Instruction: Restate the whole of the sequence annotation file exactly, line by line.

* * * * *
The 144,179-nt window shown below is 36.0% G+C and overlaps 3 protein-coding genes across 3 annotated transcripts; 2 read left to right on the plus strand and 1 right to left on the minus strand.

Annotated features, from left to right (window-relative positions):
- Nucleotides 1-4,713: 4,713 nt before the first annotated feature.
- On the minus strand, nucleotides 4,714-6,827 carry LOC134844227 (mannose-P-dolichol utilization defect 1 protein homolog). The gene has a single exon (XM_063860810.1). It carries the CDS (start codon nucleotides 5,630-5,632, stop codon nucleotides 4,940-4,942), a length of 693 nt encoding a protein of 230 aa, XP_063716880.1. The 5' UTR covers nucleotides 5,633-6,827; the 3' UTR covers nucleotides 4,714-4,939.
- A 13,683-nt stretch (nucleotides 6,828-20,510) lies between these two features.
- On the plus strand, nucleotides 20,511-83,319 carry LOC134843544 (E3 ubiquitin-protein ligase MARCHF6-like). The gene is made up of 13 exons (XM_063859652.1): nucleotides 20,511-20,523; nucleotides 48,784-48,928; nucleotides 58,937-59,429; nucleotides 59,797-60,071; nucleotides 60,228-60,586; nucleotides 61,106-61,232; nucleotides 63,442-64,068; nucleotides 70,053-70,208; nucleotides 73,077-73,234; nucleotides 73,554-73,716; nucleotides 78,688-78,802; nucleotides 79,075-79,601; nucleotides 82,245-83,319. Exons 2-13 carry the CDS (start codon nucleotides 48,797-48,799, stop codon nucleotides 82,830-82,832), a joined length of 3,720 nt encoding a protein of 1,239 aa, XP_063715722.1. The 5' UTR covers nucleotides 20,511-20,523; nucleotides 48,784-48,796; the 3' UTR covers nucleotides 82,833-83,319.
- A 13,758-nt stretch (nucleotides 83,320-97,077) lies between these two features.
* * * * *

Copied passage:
The 144,179-nt window shown below is 36.0% G+C and overlaps 3 protein-coding genes across 3 annotated transcripts; 2 read left to right on the plus strand and 1 right to left on the minus strand.

Annotated features, from left to right (window-relative positions):
- Nucleotides 1-4,713: 4,713 nt before the first annotated feature.
- On the minus strand, nucleotides 4,714-6,827 carry LOC134844227 (mannose-P-dolichol utilization defect 1 protein homolog). The gene has a single exon (XM_063860810.1). It carries the CDS (start codon nucleotides 5,630-5,632, stop codon nucleotides 4,940-4,942), a length of 693 nt encoding a protein of 230 aa, XP_063716880.1. The 5' UTR covers nucleotides 5,633-6,827; the 3' UTR covers nucleotides 4,714-4,939.
- A 13,683-nt stretch (nucleotides 6,828-20,510) lies between these two features.
- On the plus strand, nucleotides 20,511-83,319 carry LOC134843544 (E3 ubiquitin-protein ligase MARCHF6-like). The gene is made up of 13 exons (XM_063859652.1): nucleotides 20,511-20,523; nucleotides 48,784-48,928; nucleotides 58,937-59,429; nucleotides 59,797-60,071; nucleotides 60,228-60,586; nucleotides 61,106-61,232; nucleotides 63,442-64,068; nucleotides 70,053-70,208; nucleotides 73,077-73,234; nucleotides 73,554-73,716; nucleotides 78,688-78,802; nucleotides 79,075-79,601; nucleotides 82,245-83,319. Exons 2-13 carry the CDS (start codon nucleotides 48,797-48,799, stop codon nucleotides 82,830-82,832), a joined length of 3,720 nt encoding a protein of 1,239 aa, XP_063715722.1. The 5' UTR covers nucleotides 20,511-20,523; nucleotides 48,784-48,796; the 3' UTR covers nucleotides 82,833-83,319.
- A 13,758-nt stretch (nucleotides 83,320-97,077) lies between these two features.